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How to blow rivals away in key turbine skills battle

NW Evening Mail, 6 April 2010

WITH two giant firms, America’s GE and German’s Siemens announcing intentions to open wind farm manufacturing plants in Britain, Cumbria is stepping up to push the skills and facilities available in the county.

And with the North East already claimed as favourite for at least one of the potential plants – each of which would create hundreds of jobs – partners in the Cumbrian Energy Coast initiative, including Energy Coast West Cumbria, Barrow Regeneration and Furness Enterprise, met in Penrith last Thursday to consider their own response Stuart Klosinksi, industrial development manager for Furness Enterprise said: “We met with all Cumbrian partners on Thursday at a Energy Coast summit to agree to approach the wind farm operators to make the case for investment here, seeking to build on the established presence of construction and operations bases here and the wealth of oil gas expertise.”

With two offshore wind farms already spinning off Walney and in the Solway Firth, and with around 270 more due to go up off the Barrow coast over the next three years, Cumbria is becoming a major area for offshore wind.

It will be an increasingly important part of the county’s intended Energy Coast portfolio which is also expected to include more gas extraction and storage offshore, possible tidal turbine bridges or barrages in the Solway and Duddon estuaries and in Morecambe Bay, at least one new nuclear power station with two reactors, and other energy projects from hydro, solar, biomass (wood) and farm waste to fuel from household waste.

In the Furness area there thought to be about 90 companies with technical and engineering potential to supply energy industry components, many of then connected with the offshore oil and gas industry.

The Energy Coast members at the meeting, who included Barrow and Silloth port operators ABP, and the Port of Workington, feel any new wind farm factories in the UK will be some way off with both Siemens and GE likely to want to find out what grants could be available at sites around the UK.

The Government announced in the March Budget that up to £60m will be made available for port-related developments related to the wind turbine industry.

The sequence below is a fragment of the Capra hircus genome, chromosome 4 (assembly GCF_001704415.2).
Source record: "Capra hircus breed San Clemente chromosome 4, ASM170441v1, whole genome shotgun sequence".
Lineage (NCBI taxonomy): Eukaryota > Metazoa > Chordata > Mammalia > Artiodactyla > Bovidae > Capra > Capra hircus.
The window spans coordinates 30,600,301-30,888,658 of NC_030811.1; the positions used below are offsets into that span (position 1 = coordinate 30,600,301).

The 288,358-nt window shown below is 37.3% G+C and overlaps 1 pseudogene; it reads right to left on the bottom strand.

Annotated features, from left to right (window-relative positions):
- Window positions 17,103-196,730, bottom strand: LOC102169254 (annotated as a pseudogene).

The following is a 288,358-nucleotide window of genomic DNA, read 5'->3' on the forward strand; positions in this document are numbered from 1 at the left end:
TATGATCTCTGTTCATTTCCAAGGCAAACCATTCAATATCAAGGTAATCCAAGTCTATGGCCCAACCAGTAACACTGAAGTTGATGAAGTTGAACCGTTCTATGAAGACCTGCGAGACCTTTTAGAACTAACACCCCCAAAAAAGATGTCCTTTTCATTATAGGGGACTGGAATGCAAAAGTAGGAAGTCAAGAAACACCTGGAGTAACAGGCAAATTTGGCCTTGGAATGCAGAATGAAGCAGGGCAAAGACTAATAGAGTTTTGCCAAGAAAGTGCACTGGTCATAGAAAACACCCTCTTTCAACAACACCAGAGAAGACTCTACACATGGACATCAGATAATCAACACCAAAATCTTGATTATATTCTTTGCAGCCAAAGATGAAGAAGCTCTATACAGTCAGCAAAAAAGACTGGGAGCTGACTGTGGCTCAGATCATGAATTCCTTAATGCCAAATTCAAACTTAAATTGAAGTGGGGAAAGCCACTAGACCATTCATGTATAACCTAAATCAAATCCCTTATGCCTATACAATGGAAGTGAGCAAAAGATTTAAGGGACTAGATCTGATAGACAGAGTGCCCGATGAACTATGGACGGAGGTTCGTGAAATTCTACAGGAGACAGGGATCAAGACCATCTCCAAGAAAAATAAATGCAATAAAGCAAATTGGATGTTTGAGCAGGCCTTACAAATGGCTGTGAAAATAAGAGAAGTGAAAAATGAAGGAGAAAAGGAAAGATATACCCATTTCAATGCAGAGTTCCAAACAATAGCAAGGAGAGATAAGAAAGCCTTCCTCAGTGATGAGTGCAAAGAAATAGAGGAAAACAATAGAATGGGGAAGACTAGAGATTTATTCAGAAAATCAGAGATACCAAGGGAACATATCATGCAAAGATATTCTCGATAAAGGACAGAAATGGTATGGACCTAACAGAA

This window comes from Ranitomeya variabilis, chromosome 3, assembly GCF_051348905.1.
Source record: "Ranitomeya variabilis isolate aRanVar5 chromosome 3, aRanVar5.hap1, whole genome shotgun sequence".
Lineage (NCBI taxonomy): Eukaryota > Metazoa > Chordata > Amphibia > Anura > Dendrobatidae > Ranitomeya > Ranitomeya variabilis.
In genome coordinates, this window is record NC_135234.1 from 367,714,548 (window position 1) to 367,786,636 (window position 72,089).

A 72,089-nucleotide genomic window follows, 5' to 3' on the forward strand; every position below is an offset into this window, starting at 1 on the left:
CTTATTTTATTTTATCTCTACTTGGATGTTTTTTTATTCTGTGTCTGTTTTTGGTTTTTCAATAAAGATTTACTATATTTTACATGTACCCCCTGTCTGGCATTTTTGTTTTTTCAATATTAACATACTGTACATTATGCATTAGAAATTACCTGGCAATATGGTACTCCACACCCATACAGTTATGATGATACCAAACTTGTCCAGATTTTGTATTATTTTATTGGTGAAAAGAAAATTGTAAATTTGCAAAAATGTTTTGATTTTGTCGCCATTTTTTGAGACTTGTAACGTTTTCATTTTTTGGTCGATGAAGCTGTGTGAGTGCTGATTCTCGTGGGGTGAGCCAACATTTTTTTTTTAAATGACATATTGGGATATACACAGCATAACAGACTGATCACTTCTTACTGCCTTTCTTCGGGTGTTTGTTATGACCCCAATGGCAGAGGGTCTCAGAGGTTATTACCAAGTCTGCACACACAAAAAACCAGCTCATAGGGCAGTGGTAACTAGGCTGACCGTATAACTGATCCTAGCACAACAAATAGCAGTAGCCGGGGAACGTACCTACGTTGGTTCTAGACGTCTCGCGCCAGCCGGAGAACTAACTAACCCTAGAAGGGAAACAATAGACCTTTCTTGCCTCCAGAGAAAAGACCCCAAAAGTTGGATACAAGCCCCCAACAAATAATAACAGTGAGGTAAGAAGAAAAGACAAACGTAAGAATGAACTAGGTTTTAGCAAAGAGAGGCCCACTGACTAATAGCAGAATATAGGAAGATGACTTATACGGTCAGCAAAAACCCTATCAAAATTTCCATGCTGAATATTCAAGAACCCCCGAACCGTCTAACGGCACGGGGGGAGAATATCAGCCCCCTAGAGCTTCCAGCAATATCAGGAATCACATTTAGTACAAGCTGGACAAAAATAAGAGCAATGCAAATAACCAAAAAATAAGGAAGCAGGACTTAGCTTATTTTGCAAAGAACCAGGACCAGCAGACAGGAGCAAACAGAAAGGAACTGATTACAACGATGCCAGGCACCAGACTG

The Energy Coast meeting decided to first find out what sort of components were proposed to be built in the UK as there are many different elements from turbines to blades and gear boxes.

Cumbria will market the combined skills and facilities it has and the range of offshore activities from gas and gas storage to wind, already happening here.

Mr Klosinski said: “We will look at whether there are opportunities for supporting construction manufacturing or the longer term operations and maintenance activities.”

“We will be building up the business case for investing in Cumbria.”

That includes the possible role of Cumbrian firms such as Barrow’s Agrilek in the supply chain to any new plants” and the potential sites for development such as the new Waterfront Business Park on Barrow Island.

With the General Election and the need for the likes of Siemens and GE to find out just what is available, Energy Coast members feel there is at least a three month period to marshal their case for involvement.

The Energy Coast members’ initiative comes just as Barrow port is beginning to get busy with heavy components arriving by ship and by barge for two new offshore wind farms, the Walney Offshore Windfarm with 102 giant turbines and the Ormonde with 30 turbines of the largest type yet to go to sea.

For local people the sight of a busy port and Walney Channel, and bustling Walney seascape will be the norm this summer as will the Scandinavian accents of people sent in by Danish and Swedish wind farmer developers Dong and Vattenfall.



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